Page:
- A journalistic investigation into access to medicines around the world - A journalistic investigation into access to medicines around the world

Organisation: Civio Foundation (Spain)

Publication Date: 03/17/2016


Size of team/newsroom:small


Medicamentalia is a field research and data journalism investigation from Civio Foundation, a Spanish not-for-profit news organization. The goal was to report on the global access to medicines by allowing comparison of drug prices and its affordability among different countries. Investigating the current pharmaceutical patent and R&D systems, how prices are marked and its impact on the population as well, we also aimed to foster a public debate on the current model based on facts and evidence. The project goes beyond traditional journalism and combines data journalism techniques (to display all the information visually and drawing the key conclusions), traditional reporting (in order to understand and explain how the figures treated actually impact the daily live of citizens), and scientific/comparative analyses of different health systems and the impact of patents on access to medicines. For the main story, we put together, filled the gaps, cleaned, restructured and checked a database with over 45.000 fields of information on medicine prices and 14.500 fields on affordability. The differences in price of 14 drugs analysed in 61 countries were very pronounced even when looking at generics. And salaries did not compensate the variance. This means that a citizen of a developing country has to work much harder to afford the same treatment. For instance, in Nigeria or Congo, buying a box of 30 omeprazole pills costs 13 days’ wages, while it’s between one and two hours of wages in Spain, Germany and Italy. To report on the causes and consequences of these price differences, we travelled to Ghana to investigate counterfeit malarial medicines, as well as to Brazil, to learn about its compulsory licensing system, introduced in 2007. We wanted to know, years later, if this alternative to patents had worked. This research examined one of the major debates on access to medicines: is the patent system the best way to compensate for investments in the drug’s development, and, at the same time, ensure access to medicines for everyone? It proved that the costs of creating a new drug are not transparent. We found that although the pharmaceutical industry acknowledges the benefits of some alternative models to intellectual property in very particular cases, the patent system is non-negotiable. We also found out that the 2007 approval of compulsory licensing in Brazil didn’t make drug companies abandon the country, as was augured by certain companies and governments. Quite the opposite, both foreign investment and the number of patents have kept growing since then. Medicamentalia reached a broad audience thanks to the media partners that have publish its stories and findings: 20 Minutos (Spain), Cadena Ser (Spain), Correct!v (Germany), La Nación (Argentina) and Knack (Belgium).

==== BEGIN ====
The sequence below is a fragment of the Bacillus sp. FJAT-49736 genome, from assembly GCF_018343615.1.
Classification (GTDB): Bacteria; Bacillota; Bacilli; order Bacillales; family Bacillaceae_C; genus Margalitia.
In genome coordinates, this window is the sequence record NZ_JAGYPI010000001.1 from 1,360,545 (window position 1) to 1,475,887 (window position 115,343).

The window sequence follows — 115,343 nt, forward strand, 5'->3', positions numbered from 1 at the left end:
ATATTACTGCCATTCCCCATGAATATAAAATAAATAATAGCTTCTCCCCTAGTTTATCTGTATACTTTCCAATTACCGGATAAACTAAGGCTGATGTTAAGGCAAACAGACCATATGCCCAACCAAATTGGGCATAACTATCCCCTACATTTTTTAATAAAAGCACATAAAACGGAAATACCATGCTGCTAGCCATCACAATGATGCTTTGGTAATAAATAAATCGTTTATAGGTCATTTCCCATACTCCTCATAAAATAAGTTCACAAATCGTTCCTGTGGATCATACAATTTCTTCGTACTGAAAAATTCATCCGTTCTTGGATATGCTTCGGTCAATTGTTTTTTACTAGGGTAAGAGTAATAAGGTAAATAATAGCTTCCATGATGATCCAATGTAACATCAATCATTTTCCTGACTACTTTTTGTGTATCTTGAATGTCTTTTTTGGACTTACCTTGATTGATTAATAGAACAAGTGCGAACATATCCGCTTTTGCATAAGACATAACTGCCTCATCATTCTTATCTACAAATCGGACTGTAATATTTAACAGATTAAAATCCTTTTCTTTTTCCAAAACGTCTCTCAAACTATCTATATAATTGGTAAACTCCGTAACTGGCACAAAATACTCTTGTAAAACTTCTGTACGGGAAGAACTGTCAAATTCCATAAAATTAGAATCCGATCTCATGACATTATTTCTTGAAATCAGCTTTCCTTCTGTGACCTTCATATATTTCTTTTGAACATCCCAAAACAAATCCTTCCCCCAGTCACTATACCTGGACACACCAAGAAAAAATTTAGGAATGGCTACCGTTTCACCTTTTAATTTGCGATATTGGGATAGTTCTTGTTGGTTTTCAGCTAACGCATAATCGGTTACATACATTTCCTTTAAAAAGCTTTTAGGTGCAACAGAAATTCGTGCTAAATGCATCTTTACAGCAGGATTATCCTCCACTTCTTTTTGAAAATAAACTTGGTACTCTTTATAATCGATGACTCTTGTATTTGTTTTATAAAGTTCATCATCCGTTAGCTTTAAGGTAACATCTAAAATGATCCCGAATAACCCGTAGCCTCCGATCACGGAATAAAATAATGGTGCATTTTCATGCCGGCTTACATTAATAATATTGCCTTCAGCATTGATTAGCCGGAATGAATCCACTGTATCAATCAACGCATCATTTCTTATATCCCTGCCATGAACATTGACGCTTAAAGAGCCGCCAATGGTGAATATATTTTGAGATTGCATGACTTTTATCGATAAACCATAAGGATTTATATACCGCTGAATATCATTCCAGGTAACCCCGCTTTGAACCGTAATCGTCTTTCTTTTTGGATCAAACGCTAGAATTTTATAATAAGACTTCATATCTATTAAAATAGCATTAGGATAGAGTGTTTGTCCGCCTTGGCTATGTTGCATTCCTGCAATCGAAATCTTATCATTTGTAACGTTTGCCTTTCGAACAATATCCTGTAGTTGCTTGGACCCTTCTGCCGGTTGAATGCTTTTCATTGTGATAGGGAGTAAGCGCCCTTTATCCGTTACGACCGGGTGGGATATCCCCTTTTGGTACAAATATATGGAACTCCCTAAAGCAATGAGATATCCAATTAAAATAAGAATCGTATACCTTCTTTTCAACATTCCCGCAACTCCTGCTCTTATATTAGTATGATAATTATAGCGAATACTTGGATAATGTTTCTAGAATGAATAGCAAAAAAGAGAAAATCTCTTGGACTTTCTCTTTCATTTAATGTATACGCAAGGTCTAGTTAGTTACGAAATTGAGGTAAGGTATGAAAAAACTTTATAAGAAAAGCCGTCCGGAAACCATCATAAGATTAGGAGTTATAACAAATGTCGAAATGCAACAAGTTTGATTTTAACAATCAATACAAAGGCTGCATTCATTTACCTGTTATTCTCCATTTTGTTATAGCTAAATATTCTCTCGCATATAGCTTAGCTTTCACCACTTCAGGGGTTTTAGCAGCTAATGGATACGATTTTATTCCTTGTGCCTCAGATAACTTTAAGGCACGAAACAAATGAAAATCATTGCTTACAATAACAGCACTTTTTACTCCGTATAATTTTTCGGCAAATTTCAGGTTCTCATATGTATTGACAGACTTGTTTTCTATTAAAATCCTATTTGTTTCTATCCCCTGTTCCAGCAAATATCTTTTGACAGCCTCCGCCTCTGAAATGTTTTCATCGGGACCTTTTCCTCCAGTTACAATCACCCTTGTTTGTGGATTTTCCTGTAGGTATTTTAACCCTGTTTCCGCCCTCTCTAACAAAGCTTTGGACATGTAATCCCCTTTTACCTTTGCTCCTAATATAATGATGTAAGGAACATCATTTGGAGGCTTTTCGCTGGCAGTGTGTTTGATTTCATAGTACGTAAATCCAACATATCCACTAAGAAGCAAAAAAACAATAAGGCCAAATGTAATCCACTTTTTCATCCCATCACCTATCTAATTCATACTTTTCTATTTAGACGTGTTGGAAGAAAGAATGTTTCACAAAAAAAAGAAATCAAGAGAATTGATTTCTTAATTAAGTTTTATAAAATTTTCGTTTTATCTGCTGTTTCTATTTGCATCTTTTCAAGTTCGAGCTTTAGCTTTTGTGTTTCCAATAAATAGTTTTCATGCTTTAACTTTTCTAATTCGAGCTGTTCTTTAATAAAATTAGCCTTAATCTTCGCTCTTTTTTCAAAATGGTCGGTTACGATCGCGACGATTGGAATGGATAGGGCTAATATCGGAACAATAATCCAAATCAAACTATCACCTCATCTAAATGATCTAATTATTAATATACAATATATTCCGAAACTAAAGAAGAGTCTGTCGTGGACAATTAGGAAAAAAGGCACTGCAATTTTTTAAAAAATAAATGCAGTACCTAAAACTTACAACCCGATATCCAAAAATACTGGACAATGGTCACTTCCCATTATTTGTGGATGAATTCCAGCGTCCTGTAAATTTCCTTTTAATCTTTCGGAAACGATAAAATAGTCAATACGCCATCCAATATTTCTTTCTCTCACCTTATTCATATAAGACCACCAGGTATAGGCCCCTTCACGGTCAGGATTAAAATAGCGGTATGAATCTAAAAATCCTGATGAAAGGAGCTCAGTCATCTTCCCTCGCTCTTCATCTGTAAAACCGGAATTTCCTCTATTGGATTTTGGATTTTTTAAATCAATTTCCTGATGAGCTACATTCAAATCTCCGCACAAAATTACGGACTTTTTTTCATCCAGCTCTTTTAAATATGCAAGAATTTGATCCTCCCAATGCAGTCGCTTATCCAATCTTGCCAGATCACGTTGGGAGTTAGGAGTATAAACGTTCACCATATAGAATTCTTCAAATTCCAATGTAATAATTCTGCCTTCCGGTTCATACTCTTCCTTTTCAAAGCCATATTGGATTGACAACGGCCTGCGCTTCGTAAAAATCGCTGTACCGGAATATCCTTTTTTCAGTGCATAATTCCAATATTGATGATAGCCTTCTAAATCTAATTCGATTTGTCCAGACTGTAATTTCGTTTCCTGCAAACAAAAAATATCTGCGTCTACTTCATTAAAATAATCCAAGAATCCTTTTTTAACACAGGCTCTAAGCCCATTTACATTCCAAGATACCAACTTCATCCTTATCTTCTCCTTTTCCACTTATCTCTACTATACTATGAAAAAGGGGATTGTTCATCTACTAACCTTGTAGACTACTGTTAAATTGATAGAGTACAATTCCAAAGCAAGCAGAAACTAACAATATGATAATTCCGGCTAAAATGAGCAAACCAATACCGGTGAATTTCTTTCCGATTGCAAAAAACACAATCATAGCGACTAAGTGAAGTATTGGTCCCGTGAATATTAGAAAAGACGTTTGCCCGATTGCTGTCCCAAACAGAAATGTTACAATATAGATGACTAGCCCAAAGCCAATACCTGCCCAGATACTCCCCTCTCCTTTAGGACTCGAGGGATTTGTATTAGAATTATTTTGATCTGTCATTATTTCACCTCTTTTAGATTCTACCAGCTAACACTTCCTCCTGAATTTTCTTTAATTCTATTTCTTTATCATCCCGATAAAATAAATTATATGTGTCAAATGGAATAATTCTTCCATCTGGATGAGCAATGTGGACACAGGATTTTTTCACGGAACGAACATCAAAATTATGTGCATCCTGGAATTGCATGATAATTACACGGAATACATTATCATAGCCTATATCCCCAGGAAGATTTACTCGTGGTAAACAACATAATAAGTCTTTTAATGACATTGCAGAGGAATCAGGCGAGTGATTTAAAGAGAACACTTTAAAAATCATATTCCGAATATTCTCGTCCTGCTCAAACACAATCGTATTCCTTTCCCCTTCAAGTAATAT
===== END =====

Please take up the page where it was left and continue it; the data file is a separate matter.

What makes this project innovative? What was its impact?